When I have the chance to quilt for myself, it tends to be about skill acquisition. I spend a lot of time thinking about different quilting patterns, but not all of them quilt out the way I envision them. When I pieced “Whirlygig,” I was determined to create a secondary quilting pattern to explore. I had a colorful layer cake and wanted to keep the piecing simple since I’m such a quilting newbie. I started with one idea in mind, and after I had cut all the layer cake up – I changed my mind. After all, it’s my prerogative, right?
What I ended up with was two different blocks – what I proceeded to refer to as “the big pinwheels” and “the little pinwheels.” (Original, huh?) After I finished piecing it, I took some time away from it to cook up an idea. One early morning when I couldn’t sleep, I drafted up a plan:
If you look closely at the finished quilt and the original plan, you’ll see I changed it up a tiny bit once it was loaded on the frame and I was stitching it all together. I shouldn’t tell you this, but I forgot one design element I was planning on using once I got the machine going – so it got edited out. It was just an idea, after all – and I was fine with it changing during the process.
Working on this quilt soon became all about marking and ruler work. Having a master plan to refer to was really helpful when working on individual sections of the quilt.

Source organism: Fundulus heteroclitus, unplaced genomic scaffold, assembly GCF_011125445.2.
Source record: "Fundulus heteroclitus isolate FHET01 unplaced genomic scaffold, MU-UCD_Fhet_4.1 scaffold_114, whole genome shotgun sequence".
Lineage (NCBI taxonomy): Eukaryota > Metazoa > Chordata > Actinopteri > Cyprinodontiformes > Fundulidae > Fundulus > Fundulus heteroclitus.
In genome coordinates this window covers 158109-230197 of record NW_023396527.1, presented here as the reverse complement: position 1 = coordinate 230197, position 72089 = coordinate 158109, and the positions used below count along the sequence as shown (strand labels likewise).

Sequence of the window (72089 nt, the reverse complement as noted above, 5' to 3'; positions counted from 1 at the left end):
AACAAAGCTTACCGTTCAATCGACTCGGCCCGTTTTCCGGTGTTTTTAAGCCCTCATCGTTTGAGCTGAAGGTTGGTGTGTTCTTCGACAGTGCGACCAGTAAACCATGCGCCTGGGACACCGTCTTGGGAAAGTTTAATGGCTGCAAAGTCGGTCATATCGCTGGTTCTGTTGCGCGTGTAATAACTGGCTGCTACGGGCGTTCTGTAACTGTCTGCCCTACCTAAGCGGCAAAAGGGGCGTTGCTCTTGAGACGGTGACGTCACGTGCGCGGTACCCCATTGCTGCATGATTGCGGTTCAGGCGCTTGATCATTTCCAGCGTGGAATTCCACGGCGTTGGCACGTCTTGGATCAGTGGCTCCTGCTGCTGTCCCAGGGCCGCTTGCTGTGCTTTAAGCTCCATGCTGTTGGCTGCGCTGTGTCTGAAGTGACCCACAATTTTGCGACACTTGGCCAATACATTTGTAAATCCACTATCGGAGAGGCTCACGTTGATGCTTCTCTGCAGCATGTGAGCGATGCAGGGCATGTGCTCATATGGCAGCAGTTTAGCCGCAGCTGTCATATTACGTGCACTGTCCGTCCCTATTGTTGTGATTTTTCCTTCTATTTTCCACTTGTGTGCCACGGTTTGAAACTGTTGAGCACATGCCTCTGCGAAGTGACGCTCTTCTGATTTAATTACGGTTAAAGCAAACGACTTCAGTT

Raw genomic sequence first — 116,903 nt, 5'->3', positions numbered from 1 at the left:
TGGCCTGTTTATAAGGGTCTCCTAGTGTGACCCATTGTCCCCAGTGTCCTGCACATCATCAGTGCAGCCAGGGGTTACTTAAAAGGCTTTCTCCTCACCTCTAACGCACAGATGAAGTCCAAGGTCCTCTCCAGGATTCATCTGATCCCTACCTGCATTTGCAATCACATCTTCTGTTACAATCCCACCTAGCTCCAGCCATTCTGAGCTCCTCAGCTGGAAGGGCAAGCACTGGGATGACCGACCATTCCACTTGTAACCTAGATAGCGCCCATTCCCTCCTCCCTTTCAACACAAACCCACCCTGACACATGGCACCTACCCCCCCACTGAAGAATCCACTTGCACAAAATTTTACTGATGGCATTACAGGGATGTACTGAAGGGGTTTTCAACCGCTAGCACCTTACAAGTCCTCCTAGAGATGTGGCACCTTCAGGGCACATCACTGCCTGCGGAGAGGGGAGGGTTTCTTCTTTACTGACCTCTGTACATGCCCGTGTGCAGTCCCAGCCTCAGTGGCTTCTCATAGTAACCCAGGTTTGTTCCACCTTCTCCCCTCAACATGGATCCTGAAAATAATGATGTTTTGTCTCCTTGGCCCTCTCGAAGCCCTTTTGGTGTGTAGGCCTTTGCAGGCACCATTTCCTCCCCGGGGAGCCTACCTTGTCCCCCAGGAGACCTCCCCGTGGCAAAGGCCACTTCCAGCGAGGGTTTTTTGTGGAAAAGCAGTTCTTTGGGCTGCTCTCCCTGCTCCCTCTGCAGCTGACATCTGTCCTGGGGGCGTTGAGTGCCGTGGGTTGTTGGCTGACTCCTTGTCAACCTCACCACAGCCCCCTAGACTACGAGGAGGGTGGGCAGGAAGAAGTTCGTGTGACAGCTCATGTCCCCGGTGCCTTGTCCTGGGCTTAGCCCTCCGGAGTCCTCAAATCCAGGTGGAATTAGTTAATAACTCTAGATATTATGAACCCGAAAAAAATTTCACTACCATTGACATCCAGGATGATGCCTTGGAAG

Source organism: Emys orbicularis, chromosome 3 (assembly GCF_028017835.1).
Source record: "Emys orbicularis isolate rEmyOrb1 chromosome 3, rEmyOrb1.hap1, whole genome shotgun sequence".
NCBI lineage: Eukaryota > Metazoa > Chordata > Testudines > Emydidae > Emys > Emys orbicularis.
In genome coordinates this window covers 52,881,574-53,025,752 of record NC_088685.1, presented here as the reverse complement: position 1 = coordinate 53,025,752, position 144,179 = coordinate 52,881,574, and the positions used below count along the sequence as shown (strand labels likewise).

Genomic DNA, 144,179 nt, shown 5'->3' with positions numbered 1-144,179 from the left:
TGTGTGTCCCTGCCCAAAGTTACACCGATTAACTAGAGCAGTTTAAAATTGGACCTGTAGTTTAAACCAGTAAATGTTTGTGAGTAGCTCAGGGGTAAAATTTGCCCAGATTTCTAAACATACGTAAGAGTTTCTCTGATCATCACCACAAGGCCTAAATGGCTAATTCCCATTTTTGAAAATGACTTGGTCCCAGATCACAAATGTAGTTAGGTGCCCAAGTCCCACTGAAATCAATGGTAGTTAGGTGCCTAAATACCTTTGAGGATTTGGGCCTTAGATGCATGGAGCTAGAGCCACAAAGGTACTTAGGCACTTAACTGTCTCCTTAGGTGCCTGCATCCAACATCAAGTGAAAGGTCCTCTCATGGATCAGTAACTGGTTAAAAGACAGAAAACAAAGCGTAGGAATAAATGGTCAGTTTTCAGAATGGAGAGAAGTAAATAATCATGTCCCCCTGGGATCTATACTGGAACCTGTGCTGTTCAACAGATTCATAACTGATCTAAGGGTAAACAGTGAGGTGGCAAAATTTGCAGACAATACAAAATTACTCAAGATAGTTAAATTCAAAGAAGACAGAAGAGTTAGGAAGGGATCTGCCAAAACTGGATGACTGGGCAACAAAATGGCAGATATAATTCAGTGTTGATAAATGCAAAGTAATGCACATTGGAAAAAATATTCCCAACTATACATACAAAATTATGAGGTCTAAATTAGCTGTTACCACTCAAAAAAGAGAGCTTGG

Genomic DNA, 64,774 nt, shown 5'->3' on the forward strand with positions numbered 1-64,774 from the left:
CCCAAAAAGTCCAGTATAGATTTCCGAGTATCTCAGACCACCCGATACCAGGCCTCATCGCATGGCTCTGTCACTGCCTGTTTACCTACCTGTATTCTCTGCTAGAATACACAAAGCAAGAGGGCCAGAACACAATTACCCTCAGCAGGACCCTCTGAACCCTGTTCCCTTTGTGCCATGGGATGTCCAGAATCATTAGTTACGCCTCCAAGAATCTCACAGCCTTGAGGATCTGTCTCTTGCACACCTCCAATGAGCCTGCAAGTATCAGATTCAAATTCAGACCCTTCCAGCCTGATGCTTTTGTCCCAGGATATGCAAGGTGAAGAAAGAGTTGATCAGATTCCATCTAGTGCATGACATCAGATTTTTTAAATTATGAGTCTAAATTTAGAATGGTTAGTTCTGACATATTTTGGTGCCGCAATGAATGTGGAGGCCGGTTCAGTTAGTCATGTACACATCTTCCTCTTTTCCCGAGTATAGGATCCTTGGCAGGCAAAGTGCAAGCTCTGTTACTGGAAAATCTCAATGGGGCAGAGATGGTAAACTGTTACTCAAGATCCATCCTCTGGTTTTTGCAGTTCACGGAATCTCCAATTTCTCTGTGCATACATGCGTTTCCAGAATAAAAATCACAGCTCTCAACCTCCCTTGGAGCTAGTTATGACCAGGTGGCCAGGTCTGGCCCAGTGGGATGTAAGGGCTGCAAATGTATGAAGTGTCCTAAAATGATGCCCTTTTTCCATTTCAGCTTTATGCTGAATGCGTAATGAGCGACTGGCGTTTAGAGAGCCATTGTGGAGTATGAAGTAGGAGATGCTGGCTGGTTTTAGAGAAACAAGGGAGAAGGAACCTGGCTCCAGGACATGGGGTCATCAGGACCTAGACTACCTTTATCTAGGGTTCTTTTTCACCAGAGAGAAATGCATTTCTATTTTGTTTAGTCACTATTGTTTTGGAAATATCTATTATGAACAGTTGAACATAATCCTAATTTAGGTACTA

I chose the fill motifs as I went along – The photo above shows the last and probably most difficult decision I made while quilting this. I just had no idea for a while as to how to fill this hourglass shape. Since a friend had commented on liking a particular pattern on a previous quilt, I decided to try it out and it ended up giving a nice texture to the piece.
Needing a unifying design element, I chose these spirals to go in the center of each of the pinwheels – regardless of whether they were small or large. My second unifying theme was using secondary patterning to reverse the visual details on the large and small pinwheels. For example, if it was a small pinwheel, I quilted it as if it was a large pinwheel.
I also treated the center block as a sort of medallion and gave the quilting a focal motif that was different from the surrounding blocks. This also gave me an opportunity to practice my micro-stippling!
If I were doing it all again, I would have used more variety in the filler size. Sometimes the secondary patterning isn’t as visible as I intended.
But once you turn it over and get a look at the back, you can see it way more clearly!
Actually, I liked the way the back turned out so much that I’m contemplating designing my first whole cloth quilt. It’s amazing how one idea so quickly leads to another.